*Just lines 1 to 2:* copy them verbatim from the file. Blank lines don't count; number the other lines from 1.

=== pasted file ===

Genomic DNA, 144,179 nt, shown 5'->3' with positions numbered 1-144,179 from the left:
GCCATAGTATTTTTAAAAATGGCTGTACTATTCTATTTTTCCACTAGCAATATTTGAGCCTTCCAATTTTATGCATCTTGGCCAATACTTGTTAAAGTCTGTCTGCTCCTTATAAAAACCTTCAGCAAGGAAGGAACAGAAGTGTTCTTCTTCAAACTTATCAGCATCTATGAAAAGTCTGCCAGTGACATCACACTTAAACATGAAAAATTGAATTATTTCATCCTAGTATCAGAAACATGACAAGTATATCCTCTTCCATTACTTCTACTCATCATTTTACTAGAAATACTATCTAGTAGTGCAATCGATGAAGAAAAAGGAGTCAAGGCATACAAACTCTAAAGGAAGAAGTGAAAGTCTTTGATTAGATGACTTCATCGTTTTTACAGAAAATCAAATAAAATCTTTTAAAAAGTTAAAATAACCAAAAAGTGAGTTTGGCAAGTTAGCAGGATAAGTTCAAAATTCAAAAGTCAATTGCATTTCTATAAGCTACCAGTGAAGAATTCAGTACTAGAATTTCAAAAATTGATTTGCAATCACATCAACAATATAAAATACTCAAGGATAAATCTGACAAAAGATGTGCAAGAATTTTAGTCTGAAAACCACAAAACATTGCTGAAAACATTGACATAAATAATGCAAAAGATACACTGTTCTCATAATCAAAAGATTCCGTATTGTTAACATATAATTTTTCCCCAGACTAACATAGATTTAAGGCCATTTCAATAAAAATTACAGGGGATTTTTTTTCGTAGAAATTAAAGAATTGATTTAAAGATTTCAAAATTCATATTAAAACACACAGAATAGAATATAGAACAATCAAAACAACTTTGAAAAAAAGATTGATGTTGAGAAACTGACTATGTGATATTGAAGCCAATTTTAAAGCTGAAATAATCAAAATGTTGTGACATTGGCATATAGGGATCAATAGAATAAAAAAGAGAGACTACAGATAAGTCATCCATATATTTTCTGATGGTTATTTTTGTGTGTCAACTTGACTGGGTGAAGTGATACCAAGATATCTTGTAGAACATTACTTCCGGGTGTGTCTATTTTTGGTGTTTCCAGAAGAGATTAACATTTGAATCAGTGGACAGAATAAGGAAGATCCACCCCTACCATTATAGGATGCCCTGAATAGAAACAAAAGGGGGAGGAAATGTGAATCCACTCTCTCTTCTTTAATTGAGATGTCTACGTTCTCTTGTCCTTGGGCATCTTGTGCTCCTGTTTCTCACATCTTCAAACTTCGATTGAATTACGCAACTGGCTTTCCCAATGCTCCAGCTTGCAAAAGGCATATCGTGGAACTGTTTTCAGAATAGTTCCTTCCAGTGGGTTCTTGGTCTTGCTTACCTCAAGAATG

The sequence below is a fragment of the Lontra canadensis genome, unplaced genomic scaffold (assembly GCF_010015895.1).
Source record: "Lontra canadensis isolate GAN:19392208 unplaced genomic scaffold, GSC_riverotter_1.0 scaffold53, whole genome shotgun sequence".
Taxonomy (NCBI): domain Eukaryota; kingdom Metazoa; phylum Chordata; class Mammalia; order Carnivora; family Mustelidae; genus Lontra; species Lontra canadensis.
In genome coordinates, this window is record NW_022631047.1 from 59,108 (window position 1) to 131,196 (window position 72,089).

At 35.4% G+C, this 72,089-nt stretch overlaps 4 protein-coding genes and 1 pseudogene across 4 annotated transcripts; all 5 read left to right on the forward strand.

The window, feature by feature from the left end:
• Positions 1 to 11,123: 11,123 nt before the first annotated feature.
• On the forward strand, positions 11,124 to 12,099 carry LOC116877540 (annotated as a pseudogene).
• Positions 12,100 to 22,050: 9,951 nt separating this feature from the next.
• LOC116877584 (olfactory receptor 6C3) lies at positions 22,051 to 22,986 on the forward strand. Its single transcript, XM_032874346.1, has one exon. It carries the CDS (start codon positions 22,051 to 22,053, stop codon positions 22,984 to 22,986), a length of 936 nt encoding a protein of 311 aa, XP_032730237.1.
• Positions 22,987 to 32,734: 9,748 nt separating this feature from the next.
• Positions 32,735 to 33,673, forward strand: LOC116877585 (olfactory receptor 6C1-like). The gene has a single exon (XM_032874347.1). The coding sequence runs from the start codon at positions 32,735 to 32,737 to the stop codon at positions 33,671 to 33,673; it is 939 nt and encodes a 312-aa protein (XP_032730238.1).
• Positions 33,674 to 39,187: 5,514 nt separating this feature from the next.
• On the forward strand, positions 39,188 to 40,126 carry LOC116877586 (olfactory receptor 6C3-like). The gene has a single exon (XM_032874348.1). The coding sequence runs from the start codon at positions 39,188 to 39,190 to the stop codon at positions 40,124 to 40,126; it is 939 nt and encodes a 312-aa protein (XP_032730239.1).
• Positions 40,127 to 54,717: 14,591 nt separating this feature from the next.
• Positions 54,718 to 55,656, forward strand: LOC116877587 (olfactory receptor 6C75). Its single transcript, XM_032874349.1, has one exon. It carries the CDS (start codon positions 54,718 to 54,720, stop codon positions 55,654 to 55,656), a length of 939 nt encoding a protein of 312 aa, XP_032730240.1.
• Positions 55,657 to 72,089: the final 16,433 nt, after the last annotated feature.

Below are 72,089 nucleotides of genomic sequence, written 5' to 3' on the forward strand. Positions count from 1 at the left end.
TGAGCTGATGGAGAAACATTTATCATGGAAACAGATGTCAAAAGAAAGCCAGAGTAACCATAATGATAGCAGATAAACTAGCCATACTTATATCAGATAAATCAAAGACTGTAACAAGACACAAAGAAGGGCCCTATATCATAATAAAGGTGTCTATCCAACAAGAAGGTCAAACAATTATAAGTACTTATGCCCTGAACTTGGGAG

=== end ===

Genomic DNA, 144,179 nt, shown 5'->3' with positions numbered 1-144,179 from the left:
GCCATAGTATTTTTAAAAATGGCTGTACTATTCTATTTTTCCACTAGCAATATTTGAGCCTTCCAATTTTATGCATCTTGGCCAATACTTGTTAAAGTCTGTCTGCTCCTTATAAAAACCTTCAGCAAGGAAGGAACAGAAGTGTTCTTCTTCAAACTTATCAGCATCTATGAAAAGTCTGCCAGTGACATCACACTTAAACATGAAAAATTGAATTATTTCATCCTAGTATCAGAAACATGACAAGTATATCCTCTTCCATTACTTCTACTCATCATTTTACTAGAAATACTATCTAGTAGTGCAATCGATGAAGAAAAAGGAGTCAAGGCATACAAACTCTAAAGGAAGAAGTGAAAGTCTTTGATTAGATGACTTCATCGTTTTTACAGAAAATCAAATAAAATCTTTTAAAAAGTTAAAATAACCAAAAAGTGAGTTTGGCAAGTTAGCAGGATAAGTTCAAAATTCAAAAGTCAATTGCATTTCTATAAGCTACCAGTGAAGAATTCAGTACTAGAATTTCAAAAATTGATTTGCAATCACATCAACAATATAAAATACTCAAGGATAAATCTGACAAAAGATGTGCAAGAATTTTAGTCTGAAAACCACAAAACATTGCTGAAAACATTGACATAAATAATGCAAAAGATACACTGTTCTCATAATCAAAAGATTCCGTATTGTTAACATATAATTTTTCCCCAGACTAACATAGATTTAAGGCCATTTCAATAAAAATTACAGGGGATTTTTTTTCGTAGAAATTAAAGAATTGATTTAAAGATTTCAAAATTCATATTAAAACACACAGAATAGAATATAGAACAATCAAAACAACTTTGAAAAAAAGATTGATGTTGAGAAACTGACTATGTGATATTGAAGCCAATTTTAAAGCTGAAATAATCAAAATGTTGTGACATTGGCATATAGGGATCAATAGAATAAAAAAGAGAGACTACAGATAAGTCATCCATATATTTTCTGATGGTTATTTTTGTGTGTCAACTTGACTGGGTGAAGTGATACCAAGATATCTTGTAGAACATTACTTCCGGGTGTGTCTATTTTTGGTGTTTCCAGAAGAGATTAACATTTGAATCAGTGGACAGAATAAGGAAGATCCACCCCTACCATTATAGGATGCCCTGAATAGAAACAAAAGGGGGAGGAAATGTGAATCCACTCTCTCTTCTTTAATTGAGATGTCTACGTTCTCTTGTCCTTGGGCATCTTGTGCTCCTGTTTCTCACATCTTCAAACTTCGATTGAATTACGCAACTGGCTTTCCCAATGCTCCAGCTTGCAAAAGGCATATCGTGGAACTGTTTTCAGAATAGTTCCTTCCAGTGGGTTCTTGGTCTTGCTTACCTCAAGAATG